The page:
Addressing the complexities of growing produce in Colorado

A $300 million industry

Colorado fruit and vegetable production is almost a 300 million dollar industry at the farm gate, with over 60,000 acres in production. A wide variety of fruits and vegetables are grown under some of the best climatic conditions in the country, including warm days, cool nights, and plentiful high-altitude sunshine. Along with nutritious and flavorful products, the fruit and vegetable industry supplies the citizens of Colorado with many other attributes (such as agritourism opportunities and open spaces) that contribute to the quality of life in the state.

carrotsGrowing fresh and flavorful produce

The complexities of growing fresh and flavorful produce led to a collaborative project and the creation of the Colorado Fruit and Vegetable Growers Association (CFVGA). Growers facing common and sometimes complex issues are able to learn from each other, and their combined forces provide a robust platform for exploring myriad topics, from evolving consumer preferences and food safety concerns to labor and water issues.

Conference in Denver Feb. 25

A conference for those interested in these topics will be held Feb. 25 in Denver.

“As a local food distributor, I am very excited about the first annual CFVGA conference coming up in February,” said board member Aaron W. Perry. “This will be a great opportunity for growers, prospective growers, and a variety of market partners to get together and to strengthen Colorado’s fruit and vegetable production and access.”

Key sessions

onions• Keynote address “Collective Voices: Colorado’s Path to Better Health”, Jandel Allen Davis, MD (Kaiser Permanente)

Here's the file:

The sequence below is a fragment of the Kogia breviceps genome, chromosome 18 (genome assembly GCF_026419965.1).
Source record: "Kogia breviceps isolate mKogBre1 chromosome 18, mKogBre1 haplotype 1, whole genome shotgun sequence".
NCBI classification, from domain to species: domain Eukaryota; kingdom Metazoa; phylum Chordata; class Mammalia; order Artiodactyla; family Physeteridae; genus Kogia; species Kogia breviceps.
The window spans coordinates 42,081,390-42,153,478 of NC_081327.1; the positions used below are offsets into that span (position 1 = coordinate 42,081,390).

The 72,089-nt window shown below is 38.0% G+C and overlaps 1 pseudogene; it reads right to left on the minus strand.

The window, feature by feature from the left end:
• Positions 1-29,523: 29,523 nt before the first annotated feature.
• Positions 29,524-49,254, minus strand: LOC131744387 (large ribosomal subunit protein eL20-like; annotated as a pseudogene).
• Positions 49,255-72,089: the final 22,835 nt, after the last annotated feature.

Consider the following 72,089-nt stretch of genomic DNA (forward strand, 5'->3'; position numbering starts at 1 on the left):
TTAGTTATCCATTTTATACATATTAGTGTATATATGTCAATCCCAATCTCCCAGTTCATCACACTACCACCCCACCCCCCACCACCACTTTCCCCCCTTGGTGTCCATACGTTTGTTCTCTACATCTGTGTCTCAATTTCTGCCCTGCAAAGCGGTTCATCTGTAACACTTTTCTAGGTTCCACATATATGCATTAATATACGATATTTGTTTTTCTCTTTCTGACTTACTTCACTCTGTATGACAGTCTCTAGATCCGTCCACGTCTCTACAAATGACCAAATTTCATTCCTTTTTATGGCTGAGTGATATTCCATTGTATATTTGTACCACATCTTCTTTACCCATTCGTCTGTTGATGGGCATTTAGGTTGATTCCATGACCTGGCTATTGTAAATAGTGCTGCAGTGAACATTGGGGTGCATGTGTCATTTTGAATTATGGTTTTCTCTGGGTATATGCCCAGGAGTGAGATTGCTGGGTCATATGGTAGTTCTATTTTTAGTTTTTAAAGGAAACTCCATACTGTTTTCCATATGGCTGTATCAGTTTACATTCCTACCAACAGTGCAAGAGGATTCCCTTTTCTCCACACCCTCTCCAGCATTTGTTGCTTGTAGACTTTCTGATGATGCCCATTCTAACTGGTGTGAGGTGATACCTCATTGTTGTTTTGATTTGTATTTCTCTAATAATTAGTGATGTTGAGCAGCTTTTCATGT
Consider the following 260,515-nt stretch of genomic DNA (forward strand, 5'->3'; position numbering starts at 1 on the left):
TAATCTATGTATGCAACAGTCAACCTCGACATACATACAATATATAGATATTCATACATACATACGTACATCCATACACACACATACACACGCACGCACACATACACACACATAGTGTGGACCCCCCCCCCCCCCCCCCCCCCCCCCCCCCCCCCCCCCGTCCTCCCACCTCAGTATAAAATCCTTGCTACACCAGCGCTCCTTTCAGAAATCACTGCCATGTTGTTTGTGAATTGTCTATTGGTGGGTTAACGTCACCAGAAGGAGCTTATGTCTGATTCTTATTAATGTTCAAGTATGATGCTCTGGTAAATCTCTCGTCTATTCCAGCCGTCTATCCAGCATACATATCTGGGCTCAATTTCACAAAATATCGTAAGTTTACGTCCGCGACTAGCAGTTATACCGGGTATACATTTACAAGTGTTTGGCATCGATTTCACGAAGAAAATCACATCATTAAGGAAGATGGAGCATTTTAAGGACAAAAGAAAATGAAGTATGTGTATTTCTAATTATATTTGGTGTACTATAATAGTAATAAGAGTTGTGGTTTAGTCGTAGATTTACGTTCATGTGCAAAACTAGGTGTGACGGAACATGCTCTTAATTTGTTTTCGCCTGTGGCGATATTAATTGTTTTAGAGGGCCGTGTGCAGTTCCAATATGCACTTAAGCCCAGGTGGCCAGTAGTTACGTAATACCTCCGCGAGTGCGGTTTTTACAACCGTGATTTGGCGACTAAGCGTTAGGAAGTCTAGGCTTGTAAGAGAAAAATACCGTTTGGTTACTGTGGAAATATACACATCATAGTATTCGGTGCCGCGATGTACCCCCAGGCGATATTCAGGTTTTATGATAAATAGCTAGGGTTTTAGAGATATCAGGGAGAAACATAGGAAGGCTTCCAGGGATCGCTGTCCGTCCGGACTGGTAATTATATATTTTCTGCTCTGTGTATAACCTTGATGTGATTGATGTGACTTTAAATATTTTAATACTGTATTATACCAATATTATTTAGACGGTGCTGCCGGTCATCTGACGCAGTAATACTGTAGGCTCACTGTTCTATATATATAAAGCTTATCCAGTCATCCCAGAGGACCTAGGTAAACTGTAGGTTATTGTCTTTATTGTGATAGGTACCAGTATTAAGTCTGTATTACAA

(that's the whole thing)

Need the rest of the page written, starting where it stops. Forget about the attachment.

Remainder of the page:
• Worker Protection Standard Proposed Rule Changes for 2015 – Thia Walker (CSU)
• Overview of CFVGA strategic planning
• Networking at breaks and lunch
• Engagement with produce buyers
• Round table discussions on direct market and organic topics
• Food Safety: Navigating the Rules for Agricultural Water, Hank Giclas (Western Growers)
• Getting the Most Out of Social Media Marketing, Katie Abrams (CSU)
• Annual meeting
• Exhibitors/trade show

The mission of CFVGA, according to President Robert Sakata of Adams County, “is to help improve the business sustainability and profitability of commercial fruit and vegetable growers in Colorado of all sizes, organic and conventional, direct marketing (farmers market, CSA, produce stand, etc.) and wholesale marketing.”

broccoliOne voice

Many other groups promote marketing and improved growing practices in the state, but according to CSU Extension agent Adrian Card, “Our niche is providing one voice for all produce growers in Colorado.” In addition to his expertise with growers in Boulder County, Card is also a founding team member of the Colorado Building Farmers Program. The board is supported by Colorado State University Extension staff and a grant from the Colorado Department of Agriculture.

More information

The cost for the daylong conference is $50 for CFVGA members and $75 for non-members. See conference details at the website.

For more information, contact CFVGA board president Robert Sakata at (303) 947-3097 or rtsataka@aol.com.